Erick Aybar's decision to bunt goes bust on Angels in 3-2 loss

Erick Aybar's decision to bunt goes bust on Angels in 3-2 loss
Los Angeles Angels' Hector Santiago stands on the mound after giving up a home run to Arizona Diamondbacks' Paul Goldschmidt, during the Angels' 3-2 loss to the Diamondbacks on Wednesday. (Ross D. Franklin / AP)

It was a classic case of a struggling player trying to do too much, of perhaps over-thinking a situation, and the result was a huge missed opportunity in a game filled with them for the Angels, who lost to the Arizona Diamondbacks, 3-2, in Chase Field on Wednesday night.

The Angels were down by a run in the top of the seventh inning when Chris Iannetta led off with a single to center field and pinch-hitter Efren Navarro hit a ground-rule double to right-center off reliever David Hernandez.

Up stepped leadoff man Erick Aybar, who was mired in a one-for-26 slump that included several failed bunt attempts. The Diamondbacks played their infield back, conceding a run.

A grounder to the right side would have scored the tying run and moved the potential go-ahead run to third with one out and the heart of the Angels order — Kole Calhoun, Mike Trout and Albert Pujols — coming up.

Aybar, scratching and clawing for hits, attempted to drag a bunt to the right side on Hernandez's first pitch. But Hernandez threw a nasty breaking ball that forced Aybar to change his bat angle, and Aybar popped out to the pitcher.

"The pitch was right there," said Aybar, a switch-hitter whose average has dropped from .271 on June 10 to .246. "I messed up. I tried to do my job and popped it up. That's baseball. It happens."

Would Manager Mike Scioscia have preferred Aybar swing away in that situation?

"Hindsight is 20-20," Scioscia said. "He's on his own. Erick usually has a great feel for that, and unfortunately, he popped it up. It's easy to say now that he should have swung away, but he's one of the best bunters in the league, and he just got under one. If he gets that bunt down, there's no doubt he has a chance for a hit. At the very least, he has a chance to get a runner over and get a runner in."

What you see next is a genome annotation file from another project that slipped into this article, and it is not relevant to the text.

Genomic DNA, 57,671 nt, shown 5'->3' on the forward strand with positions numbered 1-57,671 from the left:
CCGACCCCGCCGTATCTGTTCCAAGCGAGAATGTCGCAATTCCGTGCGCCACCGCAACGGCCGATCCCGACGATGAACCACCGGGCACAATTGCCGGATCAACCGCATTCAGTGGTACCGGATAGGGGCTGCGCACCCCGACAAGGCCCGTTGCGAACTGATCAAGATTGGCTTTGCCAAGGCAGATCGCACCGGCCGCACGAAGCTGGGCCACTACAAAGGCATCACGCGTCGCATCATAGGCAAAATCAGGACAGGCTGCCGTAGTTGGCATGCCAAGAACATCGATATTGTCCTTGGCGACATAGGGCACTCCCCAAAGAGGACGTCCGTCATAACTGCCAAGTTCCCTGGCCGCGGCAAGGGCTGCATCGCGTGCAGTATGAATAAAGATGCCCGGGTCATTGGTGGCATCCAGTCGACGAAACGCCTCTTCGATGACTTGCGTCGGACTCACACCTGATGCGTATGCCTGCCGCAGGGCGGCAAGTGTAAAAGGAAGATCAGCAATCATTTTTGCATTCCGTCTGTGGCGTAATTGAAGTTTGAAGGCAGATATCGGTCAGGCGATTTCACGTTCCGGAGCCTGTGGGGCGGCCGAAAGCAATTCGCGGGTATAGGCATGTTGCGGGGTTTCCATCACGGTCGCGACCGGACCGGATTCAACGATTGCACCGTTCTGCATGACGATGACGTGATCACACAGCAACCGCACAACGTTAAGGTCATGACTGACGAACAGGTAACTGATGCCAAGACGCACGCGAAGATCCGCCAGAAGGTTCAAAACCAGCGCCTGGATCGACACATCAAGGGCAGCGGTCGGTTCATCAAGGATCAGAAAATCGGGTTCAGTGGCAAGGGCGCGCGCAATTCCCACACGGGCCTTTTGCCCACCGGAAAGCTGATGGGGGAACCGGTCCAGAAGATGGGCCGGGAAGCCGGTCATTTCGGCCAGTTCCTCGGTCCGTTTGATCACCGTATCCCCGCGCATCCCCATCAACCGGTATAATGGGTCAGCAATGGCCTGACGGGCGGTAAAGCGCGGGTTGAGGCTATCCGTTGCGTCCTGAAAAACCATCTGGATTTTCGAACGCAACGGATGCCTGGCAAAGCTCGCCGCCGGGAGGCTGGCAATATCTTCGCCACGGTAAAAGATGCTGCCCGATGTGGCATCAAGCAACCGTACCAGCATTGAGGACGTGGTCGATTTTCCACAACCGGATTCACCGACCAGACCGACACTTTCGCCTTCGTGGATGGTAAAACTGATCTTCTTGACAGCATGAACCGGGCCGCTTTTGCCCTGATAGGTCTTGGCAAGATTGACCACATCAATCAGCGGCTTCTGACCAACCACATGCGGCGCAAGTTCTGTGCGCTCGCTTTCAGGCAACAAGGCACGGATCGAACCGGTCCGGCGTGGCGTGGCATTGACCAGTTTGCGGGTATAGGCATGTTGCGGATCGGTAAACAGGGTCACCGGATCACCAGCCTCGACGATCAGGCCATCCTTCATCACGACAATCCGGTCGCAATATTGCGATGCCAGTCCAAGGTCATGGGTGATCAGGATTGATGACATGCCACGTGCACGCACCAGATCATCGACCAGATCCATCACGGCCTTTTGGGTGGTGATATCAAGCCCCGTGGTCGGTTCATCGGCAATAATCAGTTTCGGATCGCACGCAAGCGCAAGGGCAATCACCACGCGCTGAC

The Angels still had an excellent chance to tie the score after Aybar's bunt attempt, but Calhoun, who singled twice in his first four at-bats, flied to shallow center field off left-hander Oliver Perez, Iannetta holding at third.


That left Arizona Manager Chip Hale with a difficult decision: Should he pitch to Trout, who doubled in the sixth and was batting .368 (14 for 38) in his last 10 games and had seven homers in his last 16 games?

Or should he walk Trout intentionally to load the bases for one of baseball's hottest hitters, Pujols, who hit .368 (25 for 68) with 11 homers and 19 runs batted in his previous 18 games?

Hale summoned right-hander Daniel Hudson and instructed him to go after Trout.

"When I brought Hudson in, I basically told him, 'You've got a base open. I told [catcher Welington] Castillo, pitch your nastiest stuff to this guy,'" Hale said. "If it doesn't work out, the next guy is pretty darn good, too, and maybe hotter right now. I think they felt like they wanted to go after Trout."

It was the right call. Trout grounded out to third to end the inning, one of many frustrating at-bats for the Angels, who banged out 11 hits but went 0 for 9 with runners in scoring position.

"The offense did a lot of good things," Scioscia said. "The one bump in the road tonight was hitting with runners in scoring position. We scored a couple of runs with outs. We pressured them a lot. We just couldn't get either the hit or contact that we needed at the right time to get a run across."

The Aybar bunt was probably the pivotal play in the game, but Scioscia refused to pin the blame for the loss on his veteran shortstop.

"This game isn't on one player or one situation," Scioscia said. "We had numerous opportunities — that's the frustrating part. I thought we did a lot on the offensive side. We just couldn't push over the run or two we needed."

Follow Mike DiGiovanna on Twitter @MikeDiGiovanna